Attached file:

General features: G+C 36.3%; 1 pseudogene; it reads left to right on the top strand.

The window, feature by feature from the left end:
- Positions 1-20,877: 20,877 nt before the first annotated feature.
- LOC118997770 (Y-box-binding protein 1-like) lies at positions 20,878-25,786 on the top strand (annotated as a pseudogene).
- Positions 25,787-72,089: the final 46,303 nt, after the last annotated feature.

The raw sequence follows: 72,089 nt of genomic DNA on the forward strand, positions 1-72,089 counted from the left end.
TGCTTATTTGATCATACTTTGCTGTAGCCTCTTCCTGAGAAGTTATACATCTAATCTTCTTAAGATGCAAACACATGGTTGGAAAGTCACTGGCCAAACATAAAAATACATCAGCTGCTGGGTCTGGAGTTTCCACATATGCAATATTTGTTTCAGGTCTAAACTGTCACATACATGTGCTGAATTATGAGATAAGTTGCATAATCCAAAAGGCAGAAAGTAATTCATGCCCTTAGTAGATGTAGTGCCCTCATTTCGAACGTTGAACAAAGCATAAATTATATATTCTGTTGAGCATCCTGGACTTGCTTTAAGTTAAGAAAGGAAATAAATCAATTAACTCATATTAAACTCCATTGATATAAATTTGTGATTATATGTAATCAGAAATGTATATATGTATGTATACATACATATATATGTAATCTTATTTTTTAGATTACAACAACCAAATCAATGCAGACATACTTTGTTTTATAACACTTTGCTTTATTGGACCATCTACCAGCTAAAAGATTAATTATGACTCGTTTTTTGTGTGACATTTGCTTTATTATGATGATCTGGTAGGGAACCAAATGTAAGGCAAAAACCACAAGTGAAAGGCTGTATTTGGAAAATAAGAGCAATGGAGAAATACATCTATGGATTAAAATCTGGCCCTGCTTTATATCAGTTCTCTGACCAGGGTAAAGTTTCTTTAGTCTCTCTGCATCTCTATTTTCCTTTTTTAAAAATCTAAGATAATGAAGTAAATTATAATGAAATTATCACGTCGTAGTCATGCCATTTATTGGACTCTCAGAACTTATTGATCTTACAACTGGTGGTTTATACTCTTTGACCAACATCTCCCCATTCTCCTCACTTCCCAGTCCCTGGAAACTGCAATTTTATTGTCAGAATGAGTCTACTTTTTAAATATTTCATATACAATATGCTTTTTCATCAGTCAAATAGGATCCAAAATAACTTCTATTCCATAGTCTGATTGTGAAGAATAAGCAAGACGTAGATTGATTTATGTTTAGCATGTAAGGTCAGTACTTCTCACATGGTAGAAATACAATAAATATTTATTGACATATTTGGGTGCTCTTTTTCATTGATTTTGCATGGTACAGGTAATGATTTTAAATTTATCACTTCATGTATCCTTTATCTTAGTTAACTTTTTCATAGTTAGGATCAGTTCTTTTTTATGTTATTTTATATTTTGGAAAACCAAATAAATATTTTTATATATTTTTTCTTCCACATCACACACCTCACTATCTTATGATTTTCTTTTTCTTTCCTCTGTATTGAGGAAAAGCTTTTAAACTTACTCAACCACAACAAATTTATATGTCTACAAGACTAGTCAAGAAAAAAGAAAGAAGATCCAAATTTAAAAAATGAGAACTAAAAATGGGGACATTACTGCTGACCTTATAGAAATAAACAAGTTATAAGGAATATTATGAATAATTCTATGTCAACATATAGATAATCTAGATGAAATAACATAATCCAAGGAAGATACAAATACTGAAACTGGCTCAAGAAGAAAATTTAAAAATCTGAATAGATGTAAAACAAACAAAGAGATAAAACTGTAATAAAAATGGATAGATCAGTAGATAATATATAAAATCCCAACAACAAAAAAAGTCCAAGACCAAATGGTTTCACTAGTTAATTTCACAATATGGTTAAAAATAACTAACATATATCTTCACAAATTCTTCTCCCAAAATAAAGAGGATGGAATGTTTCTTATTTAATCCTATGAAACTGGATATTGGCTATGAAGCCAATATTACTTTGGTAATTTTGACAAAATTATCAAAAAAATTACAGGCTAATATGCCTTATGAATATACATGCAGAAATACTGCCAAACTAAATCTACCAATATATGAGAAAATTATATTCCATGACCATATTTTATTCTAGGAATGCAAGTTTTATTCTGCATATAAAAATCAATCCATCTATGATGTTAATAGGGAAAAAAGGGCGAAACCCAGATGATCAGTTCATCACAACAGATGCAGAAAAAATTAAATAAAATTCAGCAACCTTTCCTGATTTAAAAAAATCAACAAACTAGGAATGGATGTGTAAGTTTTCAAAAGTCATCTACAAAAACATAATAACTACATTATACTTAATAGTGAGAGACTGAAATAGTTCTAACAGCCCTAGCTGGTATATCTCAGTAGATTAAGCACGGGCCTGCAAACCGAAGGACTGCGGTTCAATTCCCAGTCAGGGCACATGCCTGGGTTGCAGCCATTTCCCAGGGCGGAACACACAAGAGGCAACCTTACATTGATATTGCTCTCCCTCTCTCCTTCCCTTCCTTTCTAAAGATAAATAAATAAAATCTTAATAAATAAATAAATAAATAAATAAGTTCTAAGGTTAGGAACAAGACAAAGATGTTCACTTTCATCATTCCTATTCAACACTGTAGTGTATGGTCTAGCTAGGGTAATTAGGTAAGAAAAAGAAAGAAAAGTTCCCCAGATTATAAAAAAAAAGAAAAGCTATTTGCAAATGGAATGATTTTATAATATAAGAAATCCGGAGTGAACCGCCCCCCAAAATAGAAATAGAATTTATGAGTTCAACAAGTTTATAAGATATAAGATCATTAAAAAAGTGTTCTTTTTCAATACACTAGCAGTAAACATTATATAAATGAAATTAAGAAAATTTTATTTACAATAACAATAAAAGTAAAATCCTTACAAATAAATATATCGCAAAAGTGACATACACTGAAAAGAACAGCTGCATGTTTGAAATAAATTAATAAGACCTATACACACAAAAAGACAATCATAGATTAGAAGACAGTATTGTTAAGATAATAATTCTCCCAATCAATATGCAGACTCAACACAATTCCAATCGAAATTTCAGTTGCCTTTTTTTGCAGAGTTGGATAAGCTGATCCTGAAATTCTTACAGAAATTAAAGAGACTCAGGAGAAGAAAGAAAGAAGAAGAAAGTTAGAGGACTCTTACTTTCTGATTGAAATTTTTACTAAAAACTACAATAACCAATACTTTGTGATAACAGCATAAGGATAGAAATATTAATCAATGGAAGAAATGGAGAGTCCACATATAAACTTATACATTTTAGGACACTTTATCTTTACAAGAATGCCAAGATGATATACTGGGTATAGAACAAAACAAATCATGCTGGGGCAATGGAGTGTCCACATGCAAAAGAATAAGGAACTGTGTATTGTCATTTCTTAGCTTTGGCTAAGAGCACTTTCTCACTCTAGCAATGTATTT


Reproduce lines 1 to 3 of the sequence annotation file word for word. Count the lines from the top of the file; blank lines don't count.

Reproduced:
General features: G+C 36.3%; 1 pseudogene; it reads left to right on the top strand.

The window, feature by feature from the left end:
- Positions 1-20,877: 20,877 nt before the first annotated feature.